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Manitoba History: Book Review: Neil S. Forkey, Canadians and the Natural Environment to the Twenty-First Century

by C. J. Taylor
Ottawa, Ontario

Number 71, Winter 2013

This article was published originally in Manitoba History by the Manitoba Historical Society on the above date. We make this online version available as a free, public service. As an historical document, the article may contain language and views that are no longer in common use and may be culturally sensitive in nature.

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Canada is a big place and the history of its peoples’ relation to their environment is a big topic. Its spaces have inspired explorers, geographers, poets, painters, scientists and policy makers. Communities have been defined by their relation to the land or sea, from First Nations to Newfoundland fishing villages and prairie farms. Then, as now, exploitation of the country’s natural resources has been a mainstay of the economy, including fisheries, mining, lumbering and agriculture; and, thus, the wise use and protection of these resources has preoccupied governments, industry and special interest groups over the years.

While the environment has been an important theme throughout the writing of Canadian history, articles and books on environmental history have flourished in recent years. Some North American scholars have written about conservation policies relating to national parks, wildlife and fisheries. Others have focussed on particular geographic features. In the United States, there are organizations and journals devoted to environmental history, while in Canada the Network in Canadian History and Environment (NiCHE) provides a roomy umbrella for the people of diverse disciplines studying and writing on this topic. And the topics are diverse. Some look at specific industries, such as mining or fishing, and others are critical examinations of conservation programs such as the Canadian Wildlife Service or national parks. Some look at policies that have excluded Aboriginal peoples from their traditional environments; others seek to understand the nature of diminishing resources. So, to try to cover this topic in 125 pages of text is a formidable, some might say impossible, task.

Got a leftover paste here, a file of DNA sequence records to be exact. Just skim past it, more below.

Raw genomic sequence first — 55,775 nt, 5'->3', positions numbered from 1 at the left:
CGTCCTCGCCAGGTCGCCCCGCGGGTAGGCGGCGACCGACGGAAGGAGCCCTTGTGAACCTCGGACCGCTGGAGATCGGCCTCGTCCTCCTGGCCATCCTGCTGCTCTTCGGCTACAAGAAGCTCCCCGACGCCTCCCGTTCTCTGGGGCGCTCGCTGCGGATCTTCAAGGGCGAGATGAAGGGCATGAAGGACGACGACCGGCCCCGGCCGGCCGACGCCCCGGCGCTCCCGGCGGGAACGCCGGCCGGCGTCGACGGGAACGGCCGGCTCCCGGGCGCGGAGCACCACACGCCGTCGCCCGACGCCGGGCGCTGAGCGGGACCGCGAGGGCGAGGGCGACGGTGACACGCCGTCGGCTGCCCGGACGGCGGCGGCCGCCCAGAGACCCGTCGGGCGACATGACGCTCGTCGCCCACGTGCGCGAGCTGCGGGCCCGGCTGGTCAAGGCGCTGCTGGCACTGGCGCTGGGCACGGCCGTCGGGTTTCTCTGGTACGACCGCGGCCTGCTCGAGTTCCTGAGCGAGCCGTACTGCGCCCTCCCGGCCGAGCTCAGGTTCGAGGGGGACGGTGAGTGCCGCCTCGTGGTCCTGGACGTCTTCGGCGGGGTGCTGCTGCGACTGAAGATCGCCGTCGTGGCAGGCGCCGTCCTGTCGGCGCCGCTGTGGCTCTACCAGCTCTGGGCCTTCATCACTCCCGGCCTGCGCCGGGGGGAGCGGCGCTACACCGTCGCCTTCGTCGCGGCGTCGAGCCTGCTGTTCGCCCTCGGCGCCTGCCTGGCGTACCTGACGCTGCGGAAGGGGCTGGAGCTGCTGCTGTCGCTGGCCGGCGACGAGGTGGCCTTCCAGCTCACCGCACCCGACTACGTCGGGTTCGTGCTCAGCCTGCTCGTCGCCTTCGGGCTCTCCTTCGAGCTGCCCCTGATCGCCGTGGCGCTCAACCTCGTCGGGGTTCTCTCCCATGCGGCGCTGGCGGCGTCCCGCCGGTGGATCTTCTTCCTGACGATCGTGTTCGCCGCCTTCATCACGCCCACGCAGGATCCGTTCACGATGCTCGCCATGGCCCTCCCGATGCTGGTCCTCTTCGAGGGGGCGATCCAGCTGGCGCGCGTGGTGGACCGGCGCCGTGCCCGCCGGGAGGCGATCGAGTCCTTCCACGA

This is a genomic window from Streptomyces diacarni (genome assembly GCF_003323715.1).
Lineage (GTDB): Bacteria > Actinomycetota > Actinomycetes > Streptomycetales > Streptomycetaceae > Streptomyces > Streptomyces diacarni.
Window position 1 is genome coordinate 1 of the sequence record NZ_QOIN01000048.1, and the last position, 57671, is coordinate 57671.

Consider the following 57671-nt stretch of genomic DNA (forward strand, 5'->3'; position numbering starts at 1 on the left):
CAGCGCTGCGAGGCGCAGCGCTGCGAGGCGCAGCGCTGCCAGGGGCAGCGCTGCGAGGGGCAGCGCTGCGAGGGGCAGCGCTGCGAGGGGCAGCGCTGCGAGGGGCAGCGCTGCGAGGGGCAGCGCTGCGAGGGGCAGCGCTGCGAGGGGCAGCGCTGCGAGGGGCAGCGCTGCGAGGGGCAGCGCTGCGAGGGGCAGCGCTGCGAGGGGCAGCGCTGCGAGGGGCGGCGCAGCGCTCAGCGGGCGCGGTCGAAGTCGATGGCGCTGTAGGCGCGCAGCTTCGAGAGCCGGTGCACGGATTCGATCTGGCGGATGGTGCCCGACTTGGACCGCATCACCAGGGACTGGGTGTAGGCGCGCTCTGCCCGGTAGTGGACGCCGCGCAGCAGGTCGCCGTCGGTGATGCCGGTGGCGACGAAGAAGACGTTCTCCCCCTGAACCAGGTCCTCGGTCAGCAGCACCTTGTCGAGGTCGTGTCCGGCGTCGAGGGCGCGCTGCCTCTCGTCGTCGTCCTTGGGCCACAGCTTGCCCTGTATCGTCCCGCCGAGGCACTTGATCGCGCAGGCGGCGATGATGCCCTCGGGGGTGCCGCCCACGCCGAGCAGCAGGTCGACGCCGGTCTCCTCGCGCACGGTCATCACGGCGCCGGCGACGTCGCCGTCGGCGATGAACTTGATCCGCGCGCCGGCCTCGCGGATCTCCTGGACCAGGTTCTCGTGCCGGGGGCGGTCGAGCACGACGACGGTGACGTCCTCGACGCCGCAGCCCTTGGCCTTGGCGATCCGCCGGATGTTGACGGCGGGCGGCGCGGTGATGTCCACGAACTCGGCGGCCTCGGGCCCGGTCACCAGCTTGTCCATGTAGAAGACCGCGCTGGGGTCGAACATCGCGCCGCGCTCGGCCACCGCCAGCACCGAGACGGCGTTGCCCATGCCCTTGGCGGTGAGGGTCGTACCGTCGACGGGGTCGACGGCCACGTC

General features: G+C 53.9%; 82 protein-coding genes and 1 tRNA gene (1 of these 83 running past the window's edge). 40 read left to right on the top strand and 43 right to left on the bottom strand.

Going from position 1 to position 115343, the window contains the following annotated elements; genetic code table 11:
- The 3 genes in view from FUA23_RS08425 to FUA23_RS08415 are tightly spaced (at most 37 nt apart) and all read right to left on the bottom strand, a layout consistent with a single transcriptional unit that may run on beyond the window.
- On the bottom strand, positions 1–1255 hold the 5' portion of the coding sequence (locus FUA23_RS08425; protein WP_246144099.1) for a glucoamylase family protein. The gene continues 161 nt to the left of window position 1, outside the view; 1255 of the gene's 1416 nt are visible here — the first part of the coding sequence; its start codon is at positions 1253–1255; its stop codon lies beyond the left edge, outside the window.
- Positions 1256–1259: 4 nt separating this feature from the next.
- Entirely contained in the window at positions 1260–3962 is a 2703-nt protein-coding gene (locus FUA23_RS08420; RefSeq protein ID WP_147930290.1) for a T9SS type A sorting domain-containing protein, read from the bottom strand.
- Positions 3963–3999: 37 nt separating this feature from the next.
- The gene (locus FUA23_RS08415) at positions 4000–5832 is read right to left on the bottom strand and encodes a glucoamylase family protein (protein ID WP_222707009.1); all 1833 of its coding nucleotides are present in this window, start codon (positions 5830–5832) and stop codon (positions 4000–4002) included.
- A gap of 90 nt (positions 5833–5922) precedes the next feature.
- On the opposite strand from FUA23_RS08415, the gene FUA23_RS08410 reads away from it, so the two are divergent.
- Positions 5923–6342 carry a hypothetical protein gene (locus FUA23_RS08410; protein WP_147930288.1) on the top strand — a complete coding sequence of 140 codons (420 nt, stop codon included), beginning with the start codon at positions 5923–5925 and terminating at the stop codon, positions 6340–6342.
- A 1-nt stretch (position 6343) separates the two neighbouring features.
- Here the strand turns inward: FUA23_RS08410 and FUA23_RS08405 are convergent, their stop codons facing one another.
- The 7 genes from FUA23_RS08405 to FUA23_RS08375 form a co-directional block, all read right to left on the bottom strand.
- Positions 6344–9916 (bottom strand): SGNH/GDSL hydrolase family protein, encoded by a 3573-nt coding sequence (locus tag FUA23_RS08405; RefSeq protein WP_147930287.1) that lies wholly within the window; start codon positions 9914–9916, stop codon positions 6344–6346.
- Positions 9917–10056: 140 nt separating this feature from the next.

The problems of this book are many: too little space, too little discussion, not sufficient balance of source material. First, the author has to rush by too many events and ideas with insufficient information or analysis. In the first chapter, entitled “The Classification of Canada’s Environments (1600s to early 1900s),” the reader is presented with a dizzying succession of facts and ideas. Sub-headings are given as “First Encounters with the Land” (p. 5), “Physical Changes: Pathogens, Wildlife, Plants and Fish” (p. 10), “Natural Science Develops” (p. 16), ”Toward an Early Ecological Understanding”(p. 20), “Scientific Understanding in Support of the State” (p. 23), and “Interpreting Darwin.” (p. 28) Such compression of information sends too many facts whizzing by the reader with insufficient or no explanation. The important institution of the Geological Survey of Canada is barely explained. The Department of the Interior with its mighty Forest and Lands Branches and the Dominion Lands Survey is not mentioned at all. And, more important from the reader’s perspective, reading this succession of facts and opinions becomes mind-numbing. There is little to visualize. People and ideas are not grounded with examples. There are no maps, or illustrations.